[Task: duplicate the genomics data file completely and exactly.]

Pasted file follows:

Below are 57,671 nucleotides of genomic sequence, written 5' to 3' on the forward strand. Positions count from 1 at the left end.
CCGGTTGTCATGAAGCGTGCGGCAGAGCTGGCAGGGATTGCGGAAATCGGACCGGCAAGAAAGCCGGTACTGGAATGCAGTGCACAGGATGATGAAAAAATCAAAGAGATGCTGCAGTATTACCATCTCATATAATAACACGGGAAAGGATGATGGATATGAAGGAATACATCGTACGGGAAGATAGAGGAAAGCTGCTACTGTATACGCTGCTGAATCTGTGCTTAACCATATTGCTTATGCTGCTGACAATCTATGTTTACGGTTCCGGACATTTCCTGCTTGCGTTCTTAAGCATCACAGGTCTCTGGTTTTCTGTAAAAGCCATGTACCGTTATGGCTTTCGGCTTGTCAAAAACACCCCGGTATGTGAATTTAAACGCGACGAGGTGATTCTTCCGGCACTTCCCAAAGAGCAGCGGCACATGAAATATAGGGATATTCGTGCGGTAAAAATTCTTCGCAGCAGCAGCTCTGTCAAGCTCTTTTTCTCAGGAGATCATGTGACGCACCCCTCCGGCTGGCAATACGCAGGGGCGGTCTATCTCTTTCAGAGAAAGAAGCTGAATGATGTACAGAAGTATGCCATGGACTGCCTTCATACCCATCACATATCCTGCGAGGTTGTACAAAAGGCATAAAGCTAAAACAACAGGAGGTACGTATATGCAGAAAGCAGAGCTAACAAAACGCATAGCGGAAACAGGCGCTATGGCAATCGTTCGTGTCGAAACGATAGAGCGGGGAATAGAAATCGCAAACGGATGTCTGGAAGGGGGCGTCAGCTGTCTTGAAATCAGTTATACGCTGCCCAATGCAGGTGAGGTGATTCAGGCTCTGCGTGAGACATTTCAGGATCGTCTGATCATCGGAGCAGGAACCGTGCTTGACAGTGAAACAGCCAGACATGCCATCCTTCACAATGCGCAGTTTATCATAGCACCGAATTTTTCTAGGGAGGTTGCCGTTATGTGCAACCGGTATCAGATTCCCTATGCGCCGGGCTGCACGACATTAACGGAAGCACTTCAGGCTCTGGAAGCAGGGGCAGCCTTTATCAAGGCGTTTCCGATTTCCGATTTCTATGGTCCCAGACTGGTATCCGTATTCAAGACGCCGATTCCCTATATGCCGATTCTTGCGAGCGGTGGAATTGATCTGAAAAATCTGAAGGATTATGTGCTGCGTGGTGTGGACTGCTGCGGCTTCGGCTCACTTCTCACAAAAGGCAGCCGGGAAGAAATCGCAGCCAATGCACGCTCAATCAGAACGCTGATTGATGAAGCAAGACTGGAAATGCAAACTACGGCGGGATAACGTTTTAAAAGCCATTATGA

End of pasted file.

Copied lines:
Below are 57,671 nucleotides of genomic sequence, written 5' to 3' on the forward strand. Positions count from 1 at the left end.
CCGGTTGTCATGAAGCGTGCGGCAGAGCTGGCAGGGATTGCGGAAATCGGACCGGCAAGAAAGCCGGTACTGGAATGCAGTGCACAGGATGATGAAAAAATCAAAGAGATGCTGCAGTATTACCATCTCATATAATAACACGGGAAAGGATGATGGATATGAAGGAATACATCGTACGGGAAGATAGAGGAAAGCTGCTACTGTATACGCTGCTGAATCTGTGCTTAACCATATTGCTTATGCTGCTGACAATCTATGTTTACGGTTCCGGACATTTCCTGCTTGCGTTCTTAAGCATCACAGGTCTCTGGTTTTCTGTAAAAGCCATGTACCGTTATGGCTTTCGGCTTGTCAAAAACACCCCGGTATGTGAATTTAAACGCGACGAGGTGATTCTTCCGGCACTTCCCAAAGAGCAGCGGCACATGAAATATAGGGATATTCGTGCGGTAAAAATTCTTCGCAGCAGCAGCTCTGTCAAGCTCTTTTTCTCAGGAGATCATGTGACGCACCCCTCCGGCTGGCAATACGCAGGGGCGGTCTATCTCTTTCAGAGAAAGAAGCTGAATGATGTACAGAAGTATGCCATGGACTGCCTTCATACCCATCACATATCCTGCGAGGTTGTACAAAAGGCATAAAGCTAAAACAACAGGAGGTACGTATATGCAGAAAGCAGAGCTAACAAAACGCATAGCGGAAACAGGCGCTATGGCAATCGTTCGTGTCGAAACGATAGAGCGGGGAATAGAAATCGCAAACGGATGTCTGGAAGGGGGCGTCAGCTGTCTTGAAATCAGTTATACGCTGCCCAATGCAGGTGAGGTGATTCAGGCTCTGCGTGAGACATTTCAGGATCGTCTGATCATCGGAGCAGGAACCGTGCTTGACAGTGAAACAGCCAGACATGCCATCCTTCACAATGCGCAGTTTATCATAGCACCGAATTTTTCTAGGGAGGTTGCCGTTATGTGCAACCGGTATCAGATTCCCTATGCGCCGGGCTGCACGACATTAACGGAAGCACTTCAGGCTCTGGAAGCAGGGGCAGCCTTTATCAAGGCGTTTCCGATTTCCGATTTCTATGGTCCCAGACTGGTATCCGTATTCAAGACGCCGATTCCCTATATGCCGATTCTTGCGAGCGGTGGAATTGATCTGAAAAATCTGAAGGATTATGTGCTGCGTGGTGTGGACTGCTGCGGCTTCGGCTCACTTCTCACAAAAGGCAGCCGGGAAGAAATCGCAGCCAATGCACGCTCAATCAGAACGCTGATTGATGAAGCAAGACTGGAAATGCAAACTACGGCGGGATAACGTTTTAAAAGCCATTATGA